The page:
The Miami Marlins are suing nine season ticketholders, including Mickey Axelband, who has had a seat since 1993.
The Miami Marlins are suing nine season ticketholders, including Mickey Axelband, who has had a seat since 1993.
Photos: Chad Lehman via Flickr CC/Tim Elfrink

Marlins Fan Sues Team for "Deceptive Practices" Over Broken Season Ticket Promises

Jeffrey Loria may be riding off into the sunset with $1.2 billion freshly minted bills stuffed into his pockets, but Derek Jeter's new ownership group has serious repair work to do with a battered and cynical fan base. One of his most pressing questions will be whether to continue pursuing the lawsuits that Loria's regime filed against at least nine former season ticketholders who walked away from multiyear packages.

And now one of those fans is fighting back. Mickey Axelband, a longtime fan whom the Marlins sued in 2015, has filed a counterclaim against the team alleging deceptive practices because the Fish failed to follow through on a number of promises made to season ticketholders when Marlins Park opened.

"Marlins fraudulently induced Axelband and other season ticket holders into buying premium seats... by providing brochures and having slick sales pitches of promises of premium seating, premium food, and complimentary drinks, only to remove these amenities once the season began," reads the counterclaim, filed Saturday by Daniel Rose, Axelband's attorney.

The Marlins' attorney, Kenneth Chase, declined to comment on the counterclaim. A spokesperson for the team didn't immediately respond to questions about whether Jeter's group planned to continue pursuing the lawsuits.

Axelband, a local veterinarian, is a longtime Marlins fan. He'd held season tickets since the inaugural 1993 season at Dolphin Stadium and bought a luxury package for the new Marlins Park for its inaugural season in 2012 despite the fact that he lives more than 60 miles away, near Delray Beach.

He says he signed up in part because of the team's promises: The Fish touted a special, easy-access area in the parking garage for quick entry and exit, plus a premium buffet during the games, so he wouldn't have to worry about finding dinner on game nights.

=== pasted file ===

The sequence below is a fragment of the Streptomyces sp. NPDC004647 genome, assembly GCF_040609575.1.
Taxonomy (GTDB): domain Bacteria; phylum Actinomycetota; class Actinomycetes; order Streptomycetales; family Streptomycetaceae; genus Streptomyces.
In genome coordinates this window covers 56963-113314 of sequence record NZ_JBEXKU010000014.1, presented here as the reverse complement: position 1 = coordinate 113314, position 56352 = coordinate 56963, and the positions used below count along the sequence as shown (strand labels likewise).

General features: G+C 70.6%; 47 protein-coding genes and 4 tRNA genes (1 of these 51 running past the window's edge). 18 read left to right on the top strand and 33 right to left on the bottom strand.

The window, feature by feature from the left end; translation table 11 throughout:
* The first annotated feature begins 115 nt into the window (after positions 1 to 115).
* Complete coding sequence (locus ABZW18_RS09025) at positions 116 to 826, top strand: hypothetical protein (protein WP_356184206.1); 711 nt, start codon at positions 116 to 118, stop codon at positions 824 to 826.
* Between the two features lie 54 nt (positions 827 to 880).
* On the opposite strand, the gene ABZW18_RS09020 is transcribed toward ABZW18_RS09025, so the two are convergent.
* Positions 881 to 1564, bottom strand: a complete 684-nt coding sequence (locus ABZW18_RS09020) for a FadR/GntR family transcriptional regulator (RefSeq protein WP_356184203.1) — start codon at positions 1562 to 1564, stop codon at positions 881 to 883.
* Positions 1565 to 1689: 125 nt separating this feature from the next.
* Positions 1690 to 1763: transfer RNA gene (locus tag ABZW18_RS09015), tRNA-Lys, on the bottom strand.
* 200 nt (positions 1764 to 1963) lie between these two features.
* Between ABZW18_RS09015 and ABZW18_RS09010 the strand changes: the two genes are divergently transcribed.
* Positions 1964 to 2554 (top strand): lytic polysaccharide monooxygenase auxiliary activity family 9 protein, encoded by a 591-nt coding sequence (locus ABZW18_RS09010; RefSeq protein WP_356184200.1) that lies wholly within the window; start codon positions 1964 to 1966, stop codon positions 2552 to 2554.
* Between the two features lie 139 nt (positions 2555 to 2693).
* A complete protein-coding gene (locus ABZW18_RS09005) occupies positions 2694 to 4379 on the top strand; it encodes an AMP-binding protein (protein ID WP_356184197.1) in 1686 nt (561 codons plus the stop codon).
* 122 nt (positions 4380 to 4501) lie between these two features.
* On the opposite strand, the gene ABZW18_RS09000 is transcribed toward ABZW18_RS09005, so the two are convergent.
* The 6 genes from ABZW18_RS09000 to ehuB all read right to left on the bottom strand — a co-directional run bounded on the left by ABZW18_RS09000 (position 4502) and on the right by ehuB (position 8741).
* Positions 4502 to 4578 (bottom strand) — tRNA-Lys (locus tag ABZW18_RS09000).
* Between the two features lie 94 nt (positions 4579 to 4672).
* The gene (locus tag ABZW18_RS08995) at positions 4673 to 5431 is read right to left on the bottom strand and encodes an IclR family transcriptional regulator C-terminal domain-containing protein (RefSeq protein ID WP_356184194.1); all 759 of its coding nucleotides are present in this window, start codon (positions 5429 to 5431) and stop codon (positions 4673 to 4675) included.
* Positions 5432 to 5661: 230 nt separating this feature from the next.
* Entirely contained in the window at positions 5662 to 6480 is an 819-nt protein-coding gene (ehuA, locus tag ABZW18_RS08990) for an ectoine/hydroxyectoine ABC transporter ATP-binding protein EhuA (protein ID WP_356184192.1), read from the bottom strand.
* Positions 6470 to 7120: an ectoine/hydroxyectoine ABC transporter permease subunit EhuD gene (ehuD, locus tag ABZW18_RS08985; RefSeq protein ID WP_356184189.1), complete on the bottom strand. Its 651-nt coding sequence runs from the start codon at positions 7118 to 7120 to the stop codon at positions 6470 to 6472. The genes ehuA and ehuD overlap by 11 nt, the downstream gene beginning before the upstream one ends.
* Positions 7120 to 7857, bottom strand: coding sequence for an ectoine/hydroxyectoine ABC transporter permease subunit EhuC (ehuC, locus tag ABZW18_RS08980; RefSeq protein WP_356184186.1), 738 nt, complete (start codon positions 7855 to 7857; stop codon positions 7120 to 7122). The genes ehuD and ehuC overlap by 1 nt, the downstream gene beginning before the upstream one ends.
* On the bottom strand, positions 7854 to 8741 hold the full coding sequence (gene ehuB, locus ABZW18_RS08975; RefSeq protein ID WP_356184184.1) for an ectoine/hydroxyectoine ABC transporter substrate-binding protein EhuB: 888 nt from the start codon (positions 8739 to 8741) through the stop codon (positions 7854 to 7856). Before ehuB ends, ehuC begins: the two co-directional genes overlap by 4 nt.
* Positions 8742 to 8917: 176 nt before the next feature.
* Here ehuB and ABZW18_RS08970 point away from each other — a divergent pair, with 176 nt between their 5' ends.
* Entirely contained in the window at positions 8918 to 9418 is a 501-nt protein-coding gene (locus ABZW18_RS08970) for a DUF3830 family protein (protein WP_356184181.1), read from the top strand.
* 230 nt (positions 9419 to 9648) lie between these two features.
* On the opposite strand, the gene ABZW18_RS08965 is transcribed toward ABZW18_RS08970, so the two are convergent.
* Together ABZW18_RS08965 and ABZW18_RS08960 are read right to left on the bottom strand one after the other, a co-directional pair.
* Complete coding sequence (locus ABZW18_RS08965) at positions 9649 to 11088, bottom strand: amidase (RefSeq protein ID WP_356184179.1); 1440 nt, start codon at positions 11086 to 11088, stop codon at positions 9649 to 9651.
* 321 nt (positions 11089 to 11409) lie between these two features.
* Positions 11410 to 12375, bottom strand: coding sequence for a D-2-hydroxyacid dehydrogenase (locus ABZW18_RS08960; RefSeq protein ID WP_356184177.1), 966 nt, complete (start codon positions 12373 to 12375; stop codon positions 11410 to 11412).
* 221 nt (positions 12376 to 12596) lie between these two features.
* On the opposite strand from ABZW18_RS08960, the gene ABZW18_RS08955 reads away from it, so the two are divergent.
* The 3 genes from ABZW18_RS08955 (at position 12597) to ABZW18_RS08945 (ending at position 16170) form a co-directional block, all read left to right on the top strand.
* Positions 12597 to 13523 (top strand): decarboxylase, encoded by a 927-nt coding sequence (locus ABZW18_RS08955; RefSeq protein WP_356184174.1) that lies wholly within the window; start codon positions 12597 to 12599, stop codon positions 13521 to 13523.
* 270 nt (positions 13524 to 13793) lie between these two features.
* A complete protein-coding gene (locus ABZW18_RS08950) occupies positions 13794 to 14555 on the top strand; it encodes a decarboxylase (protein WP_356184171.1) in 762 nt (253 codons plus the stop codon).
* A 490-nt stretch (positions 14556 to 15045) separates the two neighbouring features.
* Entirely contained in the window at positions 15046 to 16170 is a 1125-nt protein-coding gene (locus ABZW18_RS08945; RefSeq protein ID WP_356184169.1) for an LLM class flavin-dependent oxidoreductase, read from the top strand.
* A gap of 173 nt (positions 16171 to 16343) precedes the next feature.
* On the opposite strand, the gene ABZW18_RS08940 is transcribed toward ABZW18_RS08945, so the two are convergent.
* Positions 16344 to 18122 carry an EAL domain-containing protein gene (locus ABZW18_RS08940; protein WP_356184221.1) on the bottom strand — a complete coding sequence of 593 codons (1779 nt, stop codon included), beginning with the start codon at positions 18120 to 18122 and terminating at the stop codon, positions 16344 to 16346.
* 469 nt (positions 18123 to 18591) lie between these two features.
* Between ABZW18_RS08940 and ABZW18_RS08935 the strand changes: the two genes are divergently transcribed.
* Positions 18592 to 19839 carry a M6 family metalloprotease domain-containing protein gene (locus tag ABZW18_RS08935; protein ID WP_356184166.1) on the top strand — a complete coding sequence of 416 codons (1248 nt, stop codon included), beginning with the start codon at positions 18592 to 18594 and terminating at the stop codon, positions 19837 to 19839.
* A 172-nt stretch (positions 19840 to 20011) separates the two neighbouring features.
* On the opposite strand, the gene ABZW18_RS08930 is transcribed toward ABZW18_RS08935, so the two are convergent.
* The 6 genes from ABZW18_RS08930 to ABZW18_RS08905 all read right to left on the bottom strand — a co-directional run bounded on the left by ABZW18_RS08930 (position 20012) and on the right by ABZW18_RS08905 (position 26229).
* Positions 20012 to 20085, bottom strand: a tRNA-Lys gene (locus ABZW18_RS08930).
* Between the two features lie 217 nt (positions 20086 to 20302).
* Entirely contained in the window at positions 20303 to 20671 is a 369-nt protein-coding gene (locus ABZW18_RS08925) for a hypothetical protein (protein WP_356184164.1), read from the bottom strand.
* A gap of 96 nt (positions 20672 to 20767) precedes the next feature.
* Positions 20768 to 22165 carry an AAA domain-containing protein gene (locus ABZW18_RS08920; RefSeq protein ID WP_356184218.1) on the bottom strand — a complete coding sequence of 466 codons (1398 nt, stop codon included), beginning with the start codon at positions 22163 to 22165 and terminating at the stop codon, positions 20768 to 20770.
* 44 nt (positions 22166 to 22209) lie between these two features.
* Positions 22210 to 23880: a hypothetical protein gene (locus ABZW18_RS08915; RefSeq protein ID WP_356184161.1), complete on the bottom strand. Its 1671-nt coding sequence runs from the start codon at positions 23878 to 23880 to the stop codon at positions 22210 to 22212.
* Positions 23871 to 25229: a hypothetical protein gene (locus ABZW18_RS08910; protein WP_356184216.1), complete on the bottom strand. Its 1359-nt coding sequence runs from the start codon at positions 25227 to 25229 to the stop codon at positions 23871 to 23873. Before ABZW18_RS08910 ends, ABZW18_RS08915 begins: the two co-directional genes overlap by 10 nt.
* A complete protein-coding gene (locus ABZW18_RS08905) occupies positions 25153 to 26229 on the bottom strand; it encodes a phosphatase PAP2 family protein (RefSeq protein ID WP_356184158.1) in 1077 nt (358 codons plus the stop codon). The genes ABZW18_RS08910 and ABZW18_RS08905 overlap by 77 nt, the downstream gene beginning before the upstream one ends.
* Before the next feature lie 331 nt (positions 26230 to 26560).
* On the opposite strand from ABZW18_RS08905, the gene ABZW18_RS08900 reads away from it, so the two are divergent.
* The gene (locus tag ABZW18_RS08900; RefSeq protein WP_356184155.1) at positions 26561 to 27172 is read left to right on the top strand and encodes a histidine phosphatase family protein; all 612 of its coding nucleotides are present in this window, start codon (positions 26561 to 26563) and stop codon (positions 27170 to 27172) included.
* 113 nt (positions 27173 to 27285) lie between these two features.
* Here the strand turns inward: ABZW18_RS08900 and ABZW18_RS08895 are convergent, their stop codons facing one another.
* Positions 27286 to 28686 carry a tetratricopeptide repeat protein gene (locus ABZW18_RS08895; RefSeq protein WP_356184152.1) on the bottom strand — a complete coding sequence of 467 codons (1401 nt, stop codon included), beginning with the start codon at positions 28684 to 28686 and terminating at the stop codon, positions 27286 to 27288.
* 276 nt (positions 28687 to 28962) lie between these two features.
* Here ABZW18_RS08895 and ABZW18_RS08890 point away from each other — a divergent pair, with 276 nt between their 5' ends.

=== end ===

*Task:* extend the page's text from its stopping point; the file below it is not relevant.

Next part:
But the team's first year at Marlins Park quickly went south. Loria fired first-year manager Ozzie Guillen and unloaded much of an expensive new roster by the All-Star Break — and also, Axelband says, saved money by taking away all of those fan perks. So rather than renew the $24,000-per-year package for two seats, Axelband tried to walk away from the second year of his promised two-year deal.

Loria's team sued in 2015, part of a spate of lawsuits against season ticketholders, luxury box owners, and vendors — many of whom, like Axelband, say they were misled by the team's promises of what they'd get at the new ballpark.

The team's lawsuit remains open, but this past Saturday, Axelband's attorney filed a counterclaim making that exact argument: that Axelband had been persuaded to sign the two-year deal only because of promises the team later broke. Citing the parking and the buffet — which by season's end had turned into a single "six-foot panini sandwich" — Axelband says the Marlins are the guilty party.

"It was the Marlins who breached their contract and it was the Marlins who were guilty of deceptive and unfair trade practices," his counterclaim reads. 

Axelband is asking for Judge Jose M. Rodriguez to order the Marlins to pay his attorney's fees and any reasonable damages.

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